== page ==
This prevents women from creating financial assets over the longer term. The perception that handling finances is a man’s job also hasn’t helped. Another issue that contributes to financial illiteracy among women is the delegation of domestic duties between married couples, where men are exposed to engaging with financial instruments whereas women are supposed to primarily handle domestic matters.
Firstly, women end up living longer. On an average, a man’s life expectancy is 66.9 years as compared to almost 70 years in the case of women.
Secondly, one can no longer dispute the shameful disparity in pay between genders. According to the salary index provided by Monster, women earn 20% less than men. Also, men earn around Rs 230 per hour whereas women earn around Rs 185 per hour.
Another disturbing metric is that women with more experience continue to fall behind their male counterparts when it comes to salaries. For instance, when it comes to men with work experience of 0-2 years, they earn 7.2% more than their female peers. But when it comes to men with work experience of 6-10 years, they earn 15.3% more than their female peers.
Thirdly women get lower salary hikes than men due to an apparent threat of break or discontinuation of service.
Especially in India, women end up taking career breaks for the sake of family, and when they have to create their own. If their husbands end up getting a job in another city, a woman is highly likely to leave her job and travel with her husband. In many households, after marriage, women aren’t encouraged to pursue a professional career or earn an income.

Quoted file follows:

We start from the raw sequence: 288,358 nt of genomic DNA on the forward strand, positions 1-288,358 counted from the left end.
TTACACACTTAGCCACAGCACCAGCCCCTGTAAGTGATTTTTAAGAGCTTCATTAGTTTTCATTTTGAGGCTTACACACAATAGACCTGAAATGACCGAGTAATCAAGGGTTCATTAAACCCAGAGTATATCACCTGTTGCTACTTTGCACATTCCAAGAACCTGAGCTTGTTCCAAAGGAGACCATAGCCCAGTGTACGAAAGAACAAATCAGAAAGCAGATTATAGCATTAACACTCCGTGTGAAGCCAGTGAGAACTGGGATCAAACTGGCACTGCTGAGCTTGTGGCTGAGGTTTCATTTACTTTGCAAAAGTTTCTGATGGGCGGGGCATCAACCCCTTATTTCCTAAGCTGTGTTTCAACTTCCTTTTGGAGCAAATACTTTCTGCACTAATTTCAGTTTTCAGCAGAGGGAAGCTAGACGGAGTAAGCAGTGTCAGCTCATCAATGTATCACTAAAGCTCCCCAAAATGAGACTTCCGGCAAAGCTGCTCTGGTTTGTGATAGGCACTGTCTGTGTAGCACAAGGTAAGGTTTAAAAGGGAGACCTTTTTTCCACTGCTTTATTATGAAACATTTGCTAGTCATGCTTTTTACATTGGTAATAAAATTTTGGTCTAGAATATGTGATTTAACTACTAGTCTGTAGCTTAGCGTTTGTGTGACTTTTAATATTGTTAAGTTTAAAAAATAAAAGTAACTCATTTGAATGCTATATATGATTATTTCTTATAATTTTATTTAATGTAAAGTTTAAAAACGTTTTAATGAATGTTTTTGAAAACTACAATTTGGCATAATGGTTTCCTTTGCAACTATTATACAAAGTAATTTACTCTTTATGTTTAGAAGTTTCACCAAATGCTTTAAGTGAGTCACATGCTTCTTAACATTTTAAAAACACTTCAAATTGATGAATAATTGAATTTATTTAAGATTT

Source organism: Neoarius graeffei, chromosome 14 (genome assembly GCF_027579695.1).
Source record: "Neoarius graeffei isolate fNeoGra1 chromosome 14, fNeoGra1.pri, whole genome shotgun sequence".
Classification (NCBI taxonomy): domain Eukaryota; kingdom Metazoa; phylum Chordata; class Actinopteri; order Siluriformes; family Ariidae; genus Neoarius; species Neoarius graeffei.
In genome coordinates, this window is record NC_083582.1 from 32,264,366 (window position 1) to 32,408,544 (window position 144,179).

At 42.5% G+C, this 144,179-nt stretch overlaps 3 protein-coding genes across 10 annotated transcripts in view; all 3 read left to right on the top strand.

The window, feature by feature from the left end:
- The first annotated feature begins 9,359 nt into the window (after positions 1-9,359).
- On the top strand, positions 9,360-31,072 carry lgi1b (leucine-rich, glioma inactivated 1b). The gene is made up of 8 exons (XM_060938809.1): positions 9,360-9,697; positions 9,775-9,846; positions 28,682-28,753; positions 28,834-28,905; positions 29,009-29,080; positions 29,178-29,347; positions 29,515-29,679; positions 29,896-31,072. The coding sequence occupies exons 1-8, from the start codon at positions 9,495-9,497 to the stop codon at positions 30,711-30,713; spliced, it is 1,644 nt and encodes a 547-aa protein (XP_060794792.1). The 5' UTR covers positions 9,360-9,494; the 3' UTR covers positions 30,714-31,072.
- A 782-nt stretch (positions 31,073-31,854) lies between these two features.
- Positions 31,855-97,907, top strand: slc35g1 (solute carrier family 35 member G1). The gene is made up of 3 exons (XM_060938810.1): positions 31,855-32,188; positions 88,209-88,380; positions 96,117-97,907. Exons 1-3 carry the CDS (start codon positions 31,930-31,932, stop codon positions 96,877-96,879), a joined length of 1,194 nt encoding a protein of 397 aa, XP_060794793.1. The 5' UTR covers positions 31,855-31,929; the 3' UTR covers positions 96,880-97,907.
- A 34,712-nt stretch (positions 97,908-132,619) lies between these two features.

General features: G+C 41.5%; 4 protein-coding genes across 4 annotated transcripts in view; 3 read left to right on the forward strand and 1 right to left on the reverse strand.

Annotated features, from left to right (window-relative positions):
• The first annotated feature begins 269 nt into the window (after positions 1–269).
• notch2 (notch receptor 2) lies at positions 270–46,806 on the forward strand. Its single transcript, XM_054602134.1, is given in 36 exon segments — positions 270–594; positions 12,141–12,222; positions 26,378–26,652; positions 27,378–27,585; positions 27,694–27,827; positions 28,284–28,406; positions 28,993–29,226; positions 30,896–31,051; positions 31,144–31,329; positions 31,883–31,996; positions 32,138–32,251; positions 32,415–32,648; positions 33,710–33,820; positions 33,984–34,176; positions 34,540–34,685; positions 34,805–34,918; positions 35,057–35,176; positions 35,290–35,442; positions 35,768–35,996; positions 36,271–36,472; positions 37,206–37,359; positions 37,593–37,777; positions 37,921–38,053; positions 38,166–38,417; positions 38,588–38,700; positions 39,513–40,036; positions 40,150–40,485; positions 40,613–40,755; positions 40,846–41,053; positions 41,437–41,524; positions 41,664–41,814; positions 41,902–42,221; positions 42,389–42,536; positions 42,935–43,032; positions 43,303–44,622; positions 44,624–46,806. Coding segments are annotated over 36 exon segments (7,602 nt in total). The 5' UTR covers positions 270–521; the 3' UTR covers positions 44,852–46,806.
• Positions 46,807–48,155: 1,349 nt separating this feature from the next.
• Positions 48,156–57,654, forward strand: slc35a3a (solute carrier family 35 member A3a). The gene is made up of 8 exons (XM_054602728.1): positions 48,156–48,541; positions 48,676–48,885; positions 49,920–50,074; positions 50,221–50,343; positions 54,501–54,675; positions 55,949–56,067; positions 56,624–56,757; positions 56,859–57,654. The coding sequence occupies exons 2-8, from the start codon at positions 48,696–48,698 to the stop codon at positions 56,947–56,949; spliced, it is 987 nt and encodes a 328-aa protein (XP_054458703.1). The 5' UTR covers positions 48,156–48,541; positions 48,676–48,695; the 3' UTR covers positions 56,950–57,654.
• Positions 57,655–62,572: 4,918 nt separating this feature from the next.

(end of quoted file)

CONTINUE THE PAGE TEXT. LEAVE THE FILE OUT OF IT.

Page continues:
Most major firms provide gratuity and employee provident fund (EPF) to their employees. The amount accrued for an individual is directly proportional to the number of years he or she was employed. Because women are unable to be employed for a longer duration as compared to men, the gratuity or PF amount they earn is lower.
Therefore when a man retires, it is highly likely that he has retired after pursuing an interrupted career which also means continuous income. Whereas when a woman retires, it is highly probable that she has retired after pursuing a career interrupted with multiple breaks that could have impacted her earnings.
Financial service providers must consider women as clients with a multitude of needs rather than focusing on them as a larger group through limited perspectives of microcredit or group loans or digital platforms. There needs to be a constant effort to improve financial literacy amongst women, with special emphasis on women from lower income groups and to increase their involvement in managing finances.
One simple solution could be offering doorstep banking services for women in rural areas since 69% of Indian women live in backward areas with poor banking infrastructure and cannot travel due to domestic duties or safety issues. Financial service providers must also be encouraged to appoint more women as distributors or agents.
More importantly, we need to instill the value of an investment and the discipline of financial investing in our girls and our women early on. Not only will this make them run households better, but will also bring a turnaround in the fortunes of our nation.
A version of this was first published here.
Image source: YouTube
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Priti Rathi Gupta is the Founder of LXME (Digital Investment Platform for women) and the